But, I have to be honest: the other side of social media was killing me. You know the side–the people–I’m talking about. The ones who say you’re never good enough, no matter how much good you do. The ones to whom you’re just someone to shit on, or walk on, or shove down the stairs. Strangers who have no qualms about verbally punching you in the face, or in the heart, just because they can. It wasn’t just me, either. I couldn’t stand that people I love were being mistreated, harassed, and abused because they wrote a story with a gay character — or wrote a story without one. Because they loved Star Wars or were anti-war. Because they fought for their rights to live and love, or for others’ rights to do the same. Because they refused to be touched without consent. Because they dared to be a voice online, vulnerable and searching and yearning for something more.
It used to be when I started writing, haters had to write me a letter to yell at me. It took effort. Work. They really had to hate what I’d written to find their way to me — paper, a pen, buy a stamp, find my address. Once, a woman showed up on my front porch to tell me that I was going to hell for writing a lesbian sex scene. She scared the fuck out of me, but I respected the kind of gumption it took for her to find me and actually show up, face-to-face.
On social media, though, it doesn’t take any effort to destroy someone. Emotionally. Professionally. In other ways. There’s no risk in attacking someone because there are no repercussions for doing so. This year, I watched people’s reputations get ruined by misinformation and ire, by people who had no stake or knowledge in the matter at hand. I experienced and watched so much abuse and harassment online in the last half of 2017 that I essentially stopped creating. Stopped interacting with people. Stopped trusting my instincts. My heart hurt all the time. For myself. For others. For the world. Of course, none of this was solely due to social media–the world, as we all know, is a whole heartbreak in itself. But if the world was making the wounds, then social media was ripping them open with claw and fist every time they started to heal.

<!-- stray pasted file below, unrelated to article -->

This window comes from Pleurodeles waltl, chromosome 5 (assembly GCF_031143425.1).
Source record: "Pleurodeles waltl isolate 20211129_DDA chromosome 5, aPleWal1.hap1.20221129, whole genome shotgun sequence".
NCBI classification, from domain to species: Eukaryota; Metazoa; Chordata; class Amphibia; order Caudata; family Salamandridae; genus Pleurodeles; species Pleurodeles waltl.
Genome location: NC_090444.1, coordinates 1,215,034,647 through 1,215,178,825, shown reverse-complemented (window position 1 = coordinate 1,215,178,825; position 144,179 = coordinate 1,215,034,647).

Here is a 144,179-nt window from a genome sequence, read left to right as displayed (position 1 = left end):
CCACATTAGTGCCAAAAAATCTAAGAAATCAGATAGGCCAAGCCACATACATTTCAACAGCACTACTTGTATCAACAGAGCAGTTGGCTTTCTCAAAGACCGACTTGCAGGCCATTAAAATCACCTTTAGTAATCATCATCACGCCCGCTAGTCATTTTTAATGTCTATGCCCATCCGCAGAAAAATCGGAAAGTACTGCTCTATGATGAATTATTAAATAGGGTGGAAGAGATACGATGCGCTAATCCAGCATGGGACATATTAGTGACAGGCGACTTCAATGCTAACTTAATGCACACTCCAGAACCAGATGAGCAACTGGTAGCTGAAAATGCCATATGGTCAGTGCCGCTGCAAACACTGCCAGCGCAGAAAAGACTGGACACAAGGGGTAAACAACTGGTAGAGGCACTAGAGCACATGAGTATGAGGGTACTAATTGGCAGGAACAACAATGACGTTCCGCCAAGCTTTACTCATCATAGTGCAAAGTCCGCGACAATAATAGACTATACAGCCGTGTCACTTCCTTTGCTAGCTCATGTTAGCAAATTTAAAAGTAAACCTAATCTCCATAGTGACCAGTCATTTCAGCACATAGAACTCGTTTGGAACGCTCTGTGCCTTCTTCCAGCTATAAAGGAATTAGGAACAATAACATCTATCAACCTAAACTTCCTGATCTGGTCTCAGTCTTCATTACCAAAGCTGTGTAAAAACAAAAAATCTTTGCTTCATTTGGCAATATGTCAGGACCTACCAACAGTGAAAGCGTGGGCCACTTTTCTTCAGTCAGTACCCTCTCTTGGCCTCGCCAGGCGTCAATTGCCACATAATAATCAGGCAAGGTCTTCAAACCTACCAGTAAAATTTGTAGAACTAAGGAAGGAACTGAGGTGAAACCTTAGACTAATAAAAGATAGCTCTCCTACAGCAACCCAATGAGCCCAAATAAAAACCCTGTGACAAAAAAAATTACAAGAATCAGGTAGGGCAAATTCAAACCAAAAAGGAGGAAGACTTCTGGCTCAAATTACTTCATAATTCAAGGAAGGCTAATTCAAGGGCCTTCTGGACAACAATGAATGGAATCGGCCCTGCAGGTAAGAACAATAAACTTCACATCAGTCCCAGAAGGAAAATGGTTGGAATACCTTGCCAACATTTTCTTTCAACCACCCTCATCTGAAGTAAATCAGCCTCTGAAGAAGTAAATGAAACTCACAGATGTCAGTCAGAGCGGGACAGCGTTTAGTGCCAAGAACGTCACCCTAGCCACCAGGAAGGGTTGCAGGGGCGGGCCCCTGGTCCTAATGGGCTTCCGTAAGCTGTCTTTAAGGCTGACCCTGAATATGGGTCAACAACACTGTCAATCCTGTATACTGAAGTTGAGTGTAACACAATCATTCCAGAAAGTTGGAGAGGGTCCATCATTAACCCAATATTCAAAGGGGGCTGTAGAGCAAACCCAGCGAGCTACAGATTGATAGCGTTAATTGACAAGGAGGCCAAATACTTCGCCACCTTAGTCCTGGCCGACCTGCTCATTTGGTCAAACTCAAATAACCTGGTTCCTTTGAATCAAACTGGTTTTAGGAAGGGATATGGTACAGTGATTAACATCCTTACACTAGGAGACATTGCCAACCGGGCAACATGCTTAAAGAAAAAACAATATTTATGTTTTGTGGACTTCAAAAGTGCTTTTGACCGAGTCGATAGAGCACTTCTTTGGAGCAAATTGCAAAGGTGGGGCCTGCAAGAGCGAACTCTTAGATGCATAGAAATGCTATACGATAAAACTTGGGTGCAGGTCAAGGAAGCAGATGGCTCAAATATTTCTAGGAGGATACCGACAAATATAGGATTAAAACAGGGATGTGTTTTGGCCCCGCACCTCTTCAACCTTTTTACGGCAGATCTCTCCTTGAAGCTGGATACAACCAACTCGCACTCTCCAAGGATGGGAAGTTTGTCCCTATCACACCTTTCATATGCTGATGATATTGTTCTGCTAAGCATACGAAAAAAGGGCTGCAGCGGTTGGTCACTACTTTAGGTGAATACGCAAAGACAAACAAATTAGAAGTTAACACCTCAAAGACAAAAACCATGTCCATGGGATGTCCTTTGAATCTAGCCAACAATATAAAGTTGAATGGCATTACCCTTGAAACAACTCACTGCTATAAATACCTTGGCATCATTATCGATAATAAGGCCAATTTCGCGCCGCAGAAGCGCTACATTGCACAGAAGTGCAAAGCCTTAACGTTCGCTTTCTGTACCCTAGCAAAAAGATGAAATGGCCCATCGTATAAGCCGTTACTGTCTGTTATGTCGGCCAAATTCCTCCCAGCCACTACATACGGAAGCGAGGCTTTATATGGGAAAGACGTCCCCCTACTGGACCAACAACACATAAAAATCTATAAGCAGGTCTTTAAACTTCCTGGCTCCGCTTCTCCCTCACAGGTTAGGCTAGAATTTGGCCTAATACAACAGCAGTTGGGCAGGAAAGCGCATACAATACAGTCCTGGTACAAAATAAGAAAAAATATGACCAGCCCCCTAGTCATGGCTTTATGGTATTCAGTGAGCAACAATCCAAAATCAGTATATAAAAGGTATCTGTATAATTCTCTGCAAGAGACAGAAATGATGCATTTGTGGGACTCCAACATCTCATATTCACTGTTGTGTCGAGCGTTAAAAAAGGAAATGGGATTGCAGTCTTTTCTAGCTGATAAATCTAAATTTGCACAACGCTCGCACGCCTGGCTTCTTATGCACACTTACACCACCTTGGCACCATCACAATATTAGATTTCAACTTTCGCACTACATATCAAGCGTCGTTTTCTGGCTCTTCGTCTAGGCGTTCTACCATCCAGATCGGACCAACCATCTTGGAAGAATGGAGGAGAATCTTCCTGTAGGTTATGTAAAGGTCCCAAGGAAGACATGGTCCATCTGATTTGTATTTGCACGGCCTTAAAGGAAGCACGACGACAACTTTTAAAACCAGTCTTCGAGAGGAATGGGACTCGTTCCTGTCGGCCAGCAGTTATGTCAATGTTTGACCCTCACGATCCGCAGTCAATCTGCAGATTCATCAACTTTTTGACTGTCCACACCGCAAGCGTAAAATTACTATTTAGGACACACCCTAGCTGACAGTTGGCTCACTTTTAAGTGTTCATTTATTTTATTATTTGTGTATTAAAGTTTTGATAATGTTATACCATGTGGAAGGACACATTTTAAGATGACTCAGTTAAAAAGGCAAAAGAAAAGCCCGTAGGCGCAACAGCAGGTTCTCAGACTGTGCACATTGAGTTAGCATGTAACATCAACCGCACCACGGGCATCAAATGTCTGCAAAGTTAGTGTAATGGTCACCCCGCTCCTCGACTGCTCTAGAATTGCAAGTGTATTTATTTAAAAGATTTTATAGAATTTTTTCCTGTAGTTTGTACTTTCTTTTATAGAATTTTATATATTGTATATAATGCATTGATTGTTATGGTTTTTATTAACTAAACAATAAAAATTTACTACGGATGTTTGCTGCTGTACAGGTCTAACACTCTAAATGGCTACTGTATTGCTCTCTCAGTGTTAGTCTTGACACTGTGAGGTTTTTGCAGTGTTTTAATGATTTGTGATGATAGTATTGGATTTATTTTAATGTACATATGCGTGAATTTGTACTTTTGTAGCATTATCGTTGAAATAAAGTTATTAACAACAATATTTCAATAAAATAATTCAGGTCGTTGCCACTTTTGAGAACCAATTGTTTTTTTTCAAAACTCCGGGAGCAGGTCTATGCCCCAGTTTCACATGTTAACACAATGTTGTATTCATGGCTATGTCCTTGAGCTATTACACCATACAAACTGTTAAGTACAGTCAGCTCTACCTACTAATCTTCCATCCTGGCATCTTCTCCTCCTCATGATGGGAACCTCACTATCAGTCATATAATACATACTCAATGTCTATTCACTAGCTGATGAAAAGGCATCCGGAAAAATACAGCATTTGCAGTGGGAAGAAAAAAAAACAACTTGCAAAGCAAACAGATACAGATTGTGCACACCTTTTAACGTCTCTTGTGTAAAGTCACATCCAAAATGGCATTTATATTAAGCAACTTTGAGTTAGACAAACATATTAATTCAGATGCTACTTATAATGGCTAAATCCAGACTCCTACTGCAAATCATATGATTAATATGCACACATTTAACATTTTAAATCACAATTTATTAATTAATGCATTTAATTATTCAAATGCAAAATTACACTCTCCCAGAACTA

I might have allowed it to go on forever, but there was a moment, a flaying of my heart from a random stranger, that nearly felled me. The only thing that kept my upright was my anger that this complete stranger had nearly taken something so dear from me.
I realized I was opening my door to assholes and inviting them in every day because I didn’t want to shut that door on my friends and loved ones. Because I was afraid that I would lose those connections to the people I cared about. That without social media in my life, I would feel alone in fighting the world, and I would falter and lose my way.
But I was already losing my way. I knew something needed to change if I was going to survive this new year intact. If I was going to start creating and loving and living again. So. I closed my door and locked it and warded it to high hell. If a random person wants to poke holes in my heart, I’m going to make them fucking work for it. Hard. Because my heart — your heart, all of our hearts — deserve to heal and be whole. They deserve to be respected and honored. They deserve to not be touched–and certainly not ripped from our chests–without our explicit consent.
So about that door I closed? I made you a key. Come and join me here on the blog (or in email or in person) any time. You can subscribe over at the right hand side and get notified via email whenever I post. We can talk writing and gaming and reading and art and pets and love. Let’s create a community of kindness. I’m taking my heart and my life back for 2018. I hope you are too.
Live your joy,